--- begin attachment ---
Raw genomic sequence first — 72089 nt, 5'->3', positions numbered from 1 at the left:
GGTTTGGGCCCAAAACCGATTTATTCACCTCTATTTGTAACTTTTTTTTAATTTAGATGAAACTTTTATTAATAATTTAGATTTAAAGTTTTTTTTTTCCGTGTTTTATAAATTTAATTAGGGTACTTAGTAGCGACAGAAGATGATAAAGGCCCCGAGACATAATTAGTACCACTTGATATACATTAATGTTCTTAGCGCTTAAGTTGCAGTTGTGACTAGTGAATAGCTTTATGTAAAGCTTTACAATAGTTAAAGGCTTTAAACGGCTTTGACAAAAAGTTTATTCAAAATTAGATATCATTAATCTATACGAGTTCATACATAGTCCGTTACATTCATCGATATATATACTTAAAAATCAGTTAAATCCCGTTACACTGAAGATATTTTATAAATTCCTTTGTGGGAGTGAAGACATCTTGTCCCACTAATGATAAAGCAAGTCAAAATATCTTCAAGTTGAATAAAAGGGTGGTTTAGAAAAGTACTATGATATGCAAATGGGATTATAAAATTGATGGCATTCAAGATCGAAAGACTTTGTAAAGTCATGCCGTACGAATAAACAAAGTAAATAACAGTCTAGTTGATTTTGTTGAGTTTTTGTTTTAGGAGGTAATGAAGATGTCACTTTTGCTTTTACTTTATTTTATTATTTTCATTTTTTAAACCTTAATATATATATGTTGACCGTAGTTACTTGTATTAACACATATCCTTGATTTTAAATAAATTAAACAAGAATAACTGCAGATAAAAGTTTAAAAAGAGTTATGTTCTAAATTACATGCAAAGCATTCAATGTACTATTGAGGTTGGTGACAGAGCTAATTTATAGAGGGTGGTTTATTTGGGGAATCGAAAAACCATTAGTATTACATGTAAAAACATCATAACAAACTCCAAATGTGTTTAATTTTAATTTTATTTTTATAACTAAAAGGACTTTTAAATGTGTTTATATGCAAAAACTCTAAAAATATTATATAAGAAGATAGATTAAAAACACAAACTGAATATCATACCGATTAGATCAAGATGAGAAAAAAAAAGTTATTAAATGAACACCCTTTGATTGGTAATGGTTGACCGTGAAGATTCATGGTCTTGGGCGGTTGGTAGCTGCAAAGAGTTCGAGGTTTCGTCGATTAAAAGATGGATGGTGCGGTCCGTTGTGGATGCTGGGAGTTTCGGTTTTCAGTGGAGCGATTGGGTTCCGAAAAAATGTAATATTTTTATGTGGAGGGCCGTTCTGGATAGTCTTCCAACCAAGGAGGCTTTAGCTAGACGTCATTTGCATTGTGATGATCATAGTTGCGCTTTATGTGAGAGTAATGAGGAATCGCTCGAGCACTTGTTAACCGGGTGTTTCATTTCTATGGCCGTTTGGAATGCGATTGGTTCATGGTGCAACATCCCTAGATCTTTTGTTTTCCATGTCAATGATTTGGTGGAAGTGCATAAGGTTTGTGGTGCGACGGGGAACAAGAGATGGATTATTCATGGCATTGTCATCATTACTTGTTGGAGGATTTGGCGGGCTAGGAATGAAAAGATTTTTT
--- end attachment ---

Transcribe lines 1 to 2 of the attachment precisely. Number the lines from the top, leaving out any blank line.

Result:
Raw genomic sequence first — 72089 nt, 5'->3', positions numbered from 1 at the left:
GGTTTGGGCCCAAAACCGATTTATTCACCTCTATTTGTAACTTTTTTTTAATTTAGATGAAACTTTTATTAATAATTTAGATTTAAAGTTTTTTTTTTCCGTGTTTTATAAATTTAATTAGGGTACTTAGTAGCGACAGAAGATGATAAAGGCCCCGAGACATAATTAGTACCACTTGATATACATTAATGTTCTTAGCGCTTAAGTTGCAGTTGTGACTAGTGAATAGCTTTATGTAAAGCTTTACAATAGTTAAAGGCTTTAAACGGCTTTGACAAAAAGTTTATTCAAAATTAGATATCATTAATCTATACGAGTTCATACATAGTCCGTTACATTCATCGATATATATACTTAAAAATCAGTTAAATCCCGTTACACTGAAGATATTTTATAAATTCCTTTGTGGGAGTGAAGACATCTTGTCCCACTAATGATAAAGCAAGTCAAAATATCTTCAAGTTGAATAAAAGGGTGGTTTAGAAAAGTACTATGATATGCAAATGGGATTATAAAATTGATGGCATTCAAGATCGAAAGACTTTGTAAAGTCATGCCGTACGAATAAACAAAGTAAATAACAGTCTAGTTGATTTTGTTGAGTTTTTGTTTTAGGAGGTAATGAAGATGTCACTTTTGCTTTTACTTTATTTTATTATTTTCATTTTTTAAACCTTAATATATATATGTTGACCGTAGTTACTTGTATTAACACATATCCTTGATTTTAAATAAATTAAACAAGAATAACTGCAGATAAAAGTTTAAAAAGAGTTATGTTCTAAATTACATGCAAAGCATTCAATGTACTATTGAGGTTGGTGACAGAGCTAATTTATAGAGGGTGGTTTATTTGGGGAATCGAAAAACCATTAGTATTACATGTAAAAACATCATAACAAACTCCAAATGTGTTTAATTTTAATTTTATTTTTATAACTAAAAGGACTTTTAAATGTGTTTATATGCAAAAACTCTAAAAATATTATATAAGAAGATAGATTAAAAACACAAACTGAATATCATACCGATTAGATCAAGATGAGAAAAAAAAAGTTATTAAATGAACACCCTTTGATTGGTAATGGTTGACCGTGAAGATTCATGGTCTTGGGCGGTTGGTAGCTGCAAAGAGTTCGAGGTTTCGTCGATTAAAAGATGGATGGTGCGGTCCGTTGTGGATGCTGGGAGTTTCGGTTTTCAGTGGAGCGATTGGGTTCCGAAAAAATGTAATATTTTTATGTGGAGGGCCGTTCTGGATAGTCTTCCAACCAAGGAGGCTTTAGCTAGACGTCATTTGCATTGTGATGATCATAGTTGCGCTTTATGTGAGAGTAATGAGGAATCGCTCGAGCACTTGTTAACCGGGTGTTTCATTTCTATGGCCGTTTGGAATGCGATTGGTTCATGGTGCAACATCCCTAGATCTTTTGTTTTCCATGTCAATGATTTGGTGGAAGTGCATAAGGTTTGTGGTGCGACGGGGAACAAGAGATGGATTATTCATGGCATTGTCATCATTACTTGTTGGAGGATTTGGCGGGCTAGGAATGAAAAGATTTTTT